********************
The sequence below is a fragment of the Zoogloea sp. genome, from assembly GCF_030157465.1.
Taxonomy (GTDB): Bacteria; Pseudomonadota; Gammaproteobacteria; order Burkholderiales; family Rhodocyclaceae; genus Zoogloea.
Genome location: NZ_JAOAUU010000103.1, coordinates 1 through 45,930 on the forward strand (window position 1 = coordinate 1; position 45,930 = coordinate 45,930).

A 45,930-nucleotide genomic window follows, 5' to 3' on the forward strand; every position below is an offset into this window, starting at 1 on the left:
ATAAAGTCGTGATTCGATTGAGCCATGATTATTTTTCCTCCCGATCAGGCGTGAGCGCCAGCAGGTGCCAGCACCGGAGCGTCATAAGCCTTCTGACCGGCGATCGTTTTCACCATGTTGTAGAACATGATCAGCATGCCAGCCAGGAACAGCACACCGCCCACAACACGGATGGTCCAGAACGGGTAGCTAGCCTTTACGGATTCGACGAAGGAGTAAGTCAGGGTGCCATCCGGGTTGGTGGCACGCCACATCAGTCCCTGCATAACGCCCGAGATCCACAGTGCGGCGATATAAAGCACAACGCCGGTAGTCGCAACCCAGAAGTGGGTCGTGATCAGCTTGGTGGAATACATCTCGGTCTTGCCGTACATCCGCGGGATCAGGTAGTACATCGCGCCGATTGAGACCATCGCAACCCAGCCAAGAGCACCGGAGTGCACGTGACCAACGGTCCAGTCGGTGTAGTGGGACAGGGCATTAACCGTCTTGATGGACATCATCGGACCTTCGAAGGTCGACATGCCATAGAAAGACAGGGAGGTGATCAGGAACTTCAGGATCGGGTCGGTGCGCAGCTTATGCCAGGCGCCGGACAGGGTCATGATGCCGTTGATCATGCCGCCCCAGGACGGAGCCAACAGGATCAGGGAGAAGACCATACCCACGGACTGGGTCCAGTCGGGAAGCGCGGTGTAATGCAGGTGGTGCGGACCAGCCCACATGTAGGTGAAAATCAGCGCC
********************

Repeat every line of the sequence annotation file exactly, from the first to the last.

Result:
The sequence below is a fragment of the Zoogloea sp. genome, from assembly GCF_030157465.1.
Taxonomy (GTDB): Bacteria; Pseudomonadota; Gammaproteobacteria; order Burkholderiales; family Rhodocyclaceae; genus Zoogloea.
Genome location: NZ_JAOAUU010000103.1, coordinates 1 through 45,930 on the forward strand (window position 1 = coordinate 1; position 45,930 = coordinate 45,930).

A 45,930-nucleotide genomic window follows, 5' to 3' on the forward strand; every position below is an offset into this window, starting at 1 on the left:
ATAAAGTCGTGATTCGATTGAGCCATGATTATTTTTCCTCCCGATCAGGCGTGAGCGCCAGCAGGTGCCAGCACCGGAGCGTCATAAGCCTTCTGACCGGCGATCGTTTTCACCATGTTGTAGAACATGATCAGCATGCCAGCCAGGAACAGCACACCGCCCACAACACGGATGGTCCAGAACGGGTAGCTAGCCTTTACGGATTCGACGAAGGAGTAAGTCAGGGTGCCATCCGGGTTGGTGGCACGCCACATCAGTCCCTGCATAACGCCCGAGATCCACAGTGCGGCGATATAAAGCACAACGCCGGTAGTCGCAACCCAGAAGTGGGTCGTGATCAGCTTGGTGGAATACATCTCGGTCTTGCCGTACATCCGCGGGATCAGGTAGTACATCGCGCCGATTGAGACCATCGCAACCCAGCCAAGAGCACCGGAGTGCACGTGACCAACGGTCCAGTCGGTGTAGTGGGACAGGGCATTAACCGTCTTGATGGACATCATCGGACCTTCGAAGGTCGACATGCCATAGAAAGACAGGGAGGTGATCAGGAACTTCAGGATCGGGTCGGTGCGCAGCTTATGCCAGGCGCCGGACAGGGTCATGATGCCGTTGATCATGCCGCCCCAGGACGGAGCCAACAGGATCAGGGAGAAGACCATACCCACGGACTGGGTCCAGTCGGGAAGCGCGGTGTAATGCAGGTGGTGCGGACCAGCCCACATGTAGGTGAAAATCAGCGCC